You can leave ngrok running while you are working on your app. If you stop your app, ngrok can continue to run and will resume serving traffic to your app when you restart your app. If you do shut down ngrok, then you will be given a new URL when it restarts. This means if you've configured a webhook with your ngrok URL, you will need to update it each time you restart ngrok.

Use the same ngrok domain every time

ngrok does offer paid plans that let you use custom domains such as "my-cool-app.ngrok.io". You can use the domain each time you start up ngrok, so there's no need to update webhook configurations. When you get a paid plan, you'll be given an authtoken that you need to install. You only need to run the command once:

ngrok authtoken [yourtoken]

Then, reserve your domain name and add the -subdomain argument to the command line:

ngrok http -host-header="localhost:58821" -subdomain my-cool-app 58821

Now, you can use https://my-cool-app.ngrok.io consistently to access your development environment.

Run ngrok from within Visual Studio

Not a fan of the command line? Prefer to live in the hyper-productive environment provided by Visual Studio? You can find an open source extension for Visual Studio that will start ngrok for any web applications that are part of the currently open solution. It will figure out the ports for you and fire up the necessary tunnels for your app(s).

Ngrok Visual Studio Extension

It can also use a custom subdomain if you have a paid plan. Specify the subdomain you would like it to use in the appSettings section of your web.config file like so:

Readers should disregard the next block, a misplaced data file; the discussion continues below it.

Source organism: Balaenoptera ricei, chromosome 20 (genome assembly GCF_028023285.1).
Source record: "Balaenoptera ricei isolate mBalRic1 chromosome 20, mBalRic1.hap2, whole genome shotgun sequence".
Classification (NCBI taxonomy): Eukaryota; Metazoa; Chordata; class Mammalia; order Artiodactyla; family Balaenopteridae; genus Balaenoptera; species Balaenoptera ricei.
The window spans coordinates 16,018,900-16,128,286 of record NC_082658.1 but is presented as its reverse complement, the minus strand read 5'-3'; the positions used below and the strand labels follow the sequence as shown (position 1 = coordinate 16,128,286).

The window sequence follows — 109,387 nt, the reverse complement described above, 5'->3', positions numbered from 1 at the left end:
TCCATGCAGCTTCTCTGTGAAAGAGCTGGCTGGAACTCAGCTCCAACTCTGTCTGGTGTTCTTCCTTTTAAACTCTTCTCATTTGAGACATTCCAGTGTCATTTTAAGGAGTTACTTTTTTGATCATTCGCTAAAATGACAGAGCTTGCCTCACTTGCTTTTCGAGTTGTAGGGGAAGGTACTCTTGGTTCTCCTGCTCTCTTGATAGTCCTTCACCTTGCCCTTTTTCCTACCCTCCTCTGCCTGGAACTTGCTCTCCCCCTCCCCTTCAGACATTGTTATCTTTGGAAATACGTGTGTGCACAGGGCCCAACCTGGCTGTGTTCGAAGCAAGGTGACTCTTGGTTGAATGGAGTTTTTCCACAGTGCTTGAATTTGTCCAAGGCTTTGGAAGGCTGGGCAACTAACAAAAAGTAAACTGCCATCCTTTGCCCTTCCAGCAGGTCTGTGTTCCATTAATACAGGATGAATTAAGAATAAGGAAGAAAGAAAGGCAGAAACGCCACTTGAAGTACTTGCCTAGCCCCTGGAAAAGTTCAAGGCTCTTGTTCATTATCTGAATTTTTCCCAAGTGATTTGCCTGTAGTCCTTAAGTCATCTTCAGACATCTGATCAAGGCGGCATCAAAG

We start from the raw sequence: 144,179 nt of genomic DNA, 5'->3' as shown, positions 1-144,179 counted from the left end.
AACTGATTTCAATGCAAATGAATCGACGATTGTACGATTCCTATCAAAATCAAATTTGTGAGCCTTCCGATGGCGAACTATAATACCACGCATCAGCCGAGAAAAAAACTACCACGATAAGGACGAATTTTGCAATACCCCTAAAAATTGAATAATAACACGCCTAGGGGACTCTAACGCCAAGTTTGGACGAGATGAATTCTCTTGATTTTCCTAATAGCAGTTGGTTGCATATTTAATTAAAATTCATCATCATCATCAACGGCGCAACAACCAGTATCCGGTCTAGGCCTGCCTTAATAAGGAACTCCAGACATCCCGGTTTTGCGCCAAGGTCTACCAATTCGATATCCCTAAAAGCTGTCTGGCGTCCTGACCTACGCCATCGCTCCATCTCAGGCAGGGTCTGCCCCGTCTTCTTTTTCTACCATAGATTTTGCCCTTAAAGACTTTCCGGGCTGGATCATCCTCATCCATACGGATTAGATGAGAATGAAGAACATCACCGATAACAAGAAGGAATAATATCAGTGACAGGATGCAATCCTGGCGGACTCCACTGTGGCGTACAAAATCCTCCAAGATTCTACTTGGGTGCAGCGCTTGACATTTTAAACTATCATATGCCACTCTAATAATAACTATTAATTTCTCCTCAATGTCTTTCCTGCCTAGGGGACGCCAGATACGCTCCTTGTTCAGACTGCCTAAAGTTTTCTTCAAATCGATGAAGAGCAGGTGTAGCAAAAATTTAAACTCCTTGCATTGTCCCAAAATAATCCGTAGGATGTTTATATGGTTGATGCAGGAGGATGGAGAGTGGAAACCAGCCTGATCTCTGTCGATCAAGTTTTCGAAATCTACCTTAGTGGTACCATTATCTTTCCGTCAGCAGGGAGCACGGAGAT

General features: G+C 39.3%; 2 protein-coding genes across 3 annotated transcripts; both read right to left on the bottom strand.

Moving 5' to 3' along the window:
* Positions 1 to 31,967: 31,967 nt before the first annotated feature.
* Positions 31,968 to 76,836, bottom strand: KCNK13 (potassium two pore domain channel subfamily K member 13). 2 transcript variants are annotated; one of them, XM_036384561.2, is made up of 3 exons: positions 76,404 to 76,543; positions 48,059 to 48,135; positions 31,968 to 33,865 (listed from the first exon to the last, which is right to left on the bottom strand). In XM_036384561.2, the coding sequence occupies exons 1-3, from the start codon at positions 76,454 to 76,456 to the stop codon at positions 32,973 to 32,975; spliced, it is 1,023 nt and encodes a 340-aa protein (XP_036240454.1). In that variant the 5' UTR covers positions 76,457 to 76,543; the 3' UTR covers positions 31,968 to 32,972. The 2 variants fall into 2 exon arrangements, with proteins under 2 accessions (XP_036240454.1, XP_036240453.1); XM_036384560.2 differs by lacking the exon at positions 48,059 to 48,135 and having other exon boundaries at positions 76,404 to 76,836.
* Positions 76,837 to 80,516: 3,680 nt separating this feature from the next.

<?xml version="1.0" encoding="utf-8"?>
<configuration>
  <appSettings>
    <add key="ngrok-subdomain" value="my-cool-app"/>
    ... more appSettings omitted ...
  </appSettings>
  ... more config omitted ...
</configuration>

Just choose "Start ngrok Tunnel" from the Tools menu and voila!

Advanced ngrok tips and tricks

 

Get ngrok host name

Perhaps you have some C# code that looks at the Request object to try to figure out the host name to use in an absolute URL. You might be doing something to insert a fully qualified URL into an email or maybe you're using the Twilio API to provision a phone number with a webhook URL to receive phone calls (that's a great idea, pat yourself on the back for thinking of that).

Regardless of the reason why, usually in ASP.NET when you want the host name, you use the Url.Host on the current request:

 

var myHostName = Request.Url.Host;

You probably combine that with Url.Port to make sure you're on the right port since your local development environment isn't on a default port:

var myHostNameWithPort = Request.Url.Host + ":" + Request.Url.Port;

So, if you open "http://localhost:1234/Home", you will get "localhost:1234". What if you are running your app through ngrok? Perhaps unexpectedly, the above code will still return "localhost:1234" even though you accessed the page with an ngrok URL like "https://foo123.ngrok.io/Home". This is because in order to get Visual Studio (and the IIS Express web server under the hood) to allow requests into your local environment, we had to instruct ngrok to rewrite the host header. Thankfully, there's an easy way around this because ngrok will pass us a X-Original-Host header that we can use.